Course Review: Devonvale Golf & Wine Estate
‘Away’ games are a rare – and therefore very exciting – treat for me. And when the course in question is a new one, I’m generally all set to burst by the time I reach the first tee. Which was precisely the case when I recently tried out Devonvale, a tucked-away and under-the-radar treat near Stellenbosch in the Cape Winelands.
Please understand that I have played over 200 rounds at Westlake now, and I’m sick of it! It’s a great course with many subtleties, and a friendly club, but I think even Augusta would have worn thin by now! Sadly as long as the concept of ‘club membership’ prevails over simple business sense in our golf industry, we’re not going to see any courses joining forces to offer group subscriptions. Which means most of us – like myself – are stuck playing the same course over and over purely for economic reasons.
One of my pet hates with Westlake is the course rating of 69 from the club markers. That means handicap differentials are calculated from three under par in good conditions, which I think is pretty extreme. When you consider that Rondebosch’s rating is 70 for a par of 72 and Metropolitan’s is 69 for a par of 70, and that both of these are arguably easier courses, I just don’t get why the SAGA rates Westlake as if it’s some kind of pushover.
Devonvale’s another case in point – it’s rated 70 for a par of 72…perhaps this is because it measures a staggering seven metres longer than Westlake from the club tees. Anyway, the more reasonable rating was one more reason I was excited about my game here!
Another joy of playing a course blind is that I don’t have to confront any demons, which may just be the case on certain holes at Westlake…
Slow starts are one of my biggest bugbears at the moment, with the first three holes of both nines at Westlake proving quite troublesome. I can quite often play holes 4-9 and 13-18 at level or just a couple over combined. But holes 1-3 and 10-12 routinely see me dropping around seven or eight shots all told.
Which brings me to the first three holes at Devonvale – finally! Fortunately I didn’t know about it before I teed off, but this course has a sting in the beginning. The first is a short par-four but its uphill aspect makes it look quite challenging to the average player. Then come the real testers – two par fives with vineyards (out of bounds, you understand) uncomfortably close down the left-hand side. OK, they’re not particularly long holes, but they have an intimidating look about them.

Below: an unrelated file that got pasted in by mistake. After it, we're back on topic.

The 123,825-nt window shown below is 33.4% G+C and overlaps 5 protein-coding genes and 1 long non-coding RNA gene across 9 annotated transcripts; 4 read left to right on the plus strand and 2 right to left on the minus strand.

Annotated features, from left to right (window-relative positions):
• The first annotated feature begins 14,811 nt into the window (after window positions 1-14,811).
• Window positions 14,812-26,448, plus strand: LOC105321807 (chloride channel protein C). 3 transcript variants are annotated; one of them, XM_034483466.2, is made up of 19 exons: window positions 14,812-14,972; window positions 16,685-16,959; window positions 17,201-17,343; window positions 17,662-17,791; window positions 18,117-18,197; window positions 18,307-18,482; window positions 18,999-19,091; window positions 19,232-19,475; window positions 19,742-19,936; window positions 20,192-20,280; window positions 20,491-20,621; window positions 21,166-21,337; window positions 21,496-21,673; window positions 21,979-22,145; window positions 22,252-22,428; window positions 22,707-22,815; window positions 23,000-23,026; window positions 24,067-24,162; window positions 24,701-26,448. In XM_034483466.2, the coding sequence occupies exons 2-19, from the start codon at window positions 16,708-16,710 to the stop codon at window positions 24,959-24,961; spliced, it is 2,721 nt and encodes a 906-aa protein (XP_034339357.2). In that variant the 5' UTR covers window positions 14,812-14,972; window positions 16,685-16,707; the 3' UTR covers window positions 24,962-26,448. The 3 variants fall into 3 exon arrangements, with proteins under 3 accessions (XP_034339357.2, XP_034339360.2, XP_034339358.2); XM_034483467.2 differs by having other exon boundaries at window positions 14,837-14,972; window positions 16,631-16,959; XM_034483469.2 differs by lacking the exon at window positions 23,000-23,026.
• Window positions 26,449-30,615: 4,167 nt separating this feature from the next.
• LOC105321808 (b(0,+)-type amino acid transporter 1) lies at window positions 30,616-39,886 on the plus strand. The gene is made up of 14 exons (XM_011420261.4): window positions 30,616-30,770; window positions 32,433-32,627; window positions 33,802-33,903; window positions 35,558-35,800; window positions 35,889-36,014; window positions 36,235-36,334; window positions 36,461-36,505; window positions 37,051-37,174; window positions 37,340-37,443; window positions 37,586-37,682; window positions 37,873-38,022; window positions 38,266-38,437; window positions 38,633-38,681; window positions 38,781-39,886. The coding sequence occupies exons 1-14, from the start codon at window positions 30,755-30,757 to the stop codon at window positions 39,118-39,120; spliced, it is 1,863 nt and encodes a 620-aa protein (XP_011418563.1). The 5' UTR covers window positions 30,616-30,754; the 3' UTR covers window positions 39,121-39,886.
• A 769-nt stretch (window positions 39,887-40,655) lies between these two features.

From then on the course settles into its true character, which is a layout with a lot of short par-fours. Just the kind of place I like, being a not-particularly-long (and exceedingly wild) driver of the golf ball. I really enjoy this kind of course – you don’t have to bomb it off the tee, but you do have to think about where you’re putting the ball. There are plenty of holes where you have to cut across a corner – the blind shot over the dam at the sixth is particularly daunting for the newcomer – but you’re rewarded with a short approach if you get it right.
Not that there aren’t a couple of long holes to mix things up a bit. The 10th plays 394 metres, and it was into the wind on the day I visited. I didn’t take that well, and made a seven! The 14th measures 374 metres, which isn’t massive until you consider that there’s a tree pretty much right in front of the tee. If you’re not able to hit a shapely draw with your driver here, you’re in for a tough time.
For visitors there’s an interesting touch on the tee boxes, which have cryptic quotes from a mysterious character with only the initials ‘A.C’. These give you a key clue as to how to play the hole. Something like ‘aim at the tall tree on the left’. Except more poetic. I wonder who A.C is or was? And should he be penalized for giving advice?
As I was making my way around the course I could feel a sense of unease building inside me. For some time I couldn’t quite figure out what it was, but I knew something wasn’t right.
Then it hit me…the course was quiet! I could hear the birds in the trees! It stirred a distant memory of golf as it’s meant to be played, with only the sounds of nature for company. I’d actually forgotten what this was like, because on weekdays at Westlake golfers are constantly being chased around the course by ear-shattering maintenance vehicles. The mowing never stops!
Granted, Westlake’s conditioning is light years ahead of Devonvale’s, but frankly I’d be willing to lose quite a lot of aesthetic appeal in exchange for some peace and quiet. But perhaps that’s just me.
Anyway, to the numbers. I shot 82. A differential of 12, but the computer quite reasonably took that down to 10 in the light of some windy conditions (these adjustments are a GREAT innovation from SAGA) and so my long drive out to the Winelands earned me a more than useful 10 differential.
It’s a pity Devonvale is a bit too much of a hike for someone based in Cape Town itself, because I think I’d have been happy to make it my home course. It’s a little more forgiving than what I’m used to, so I might have hit single figures by now!
I’d definitely recommend Devonvale to anyone in search of a friendly welcome, reasonable green fees and some intoxicating smells from the vineyards. And you might just come away with a tidy scorecard too!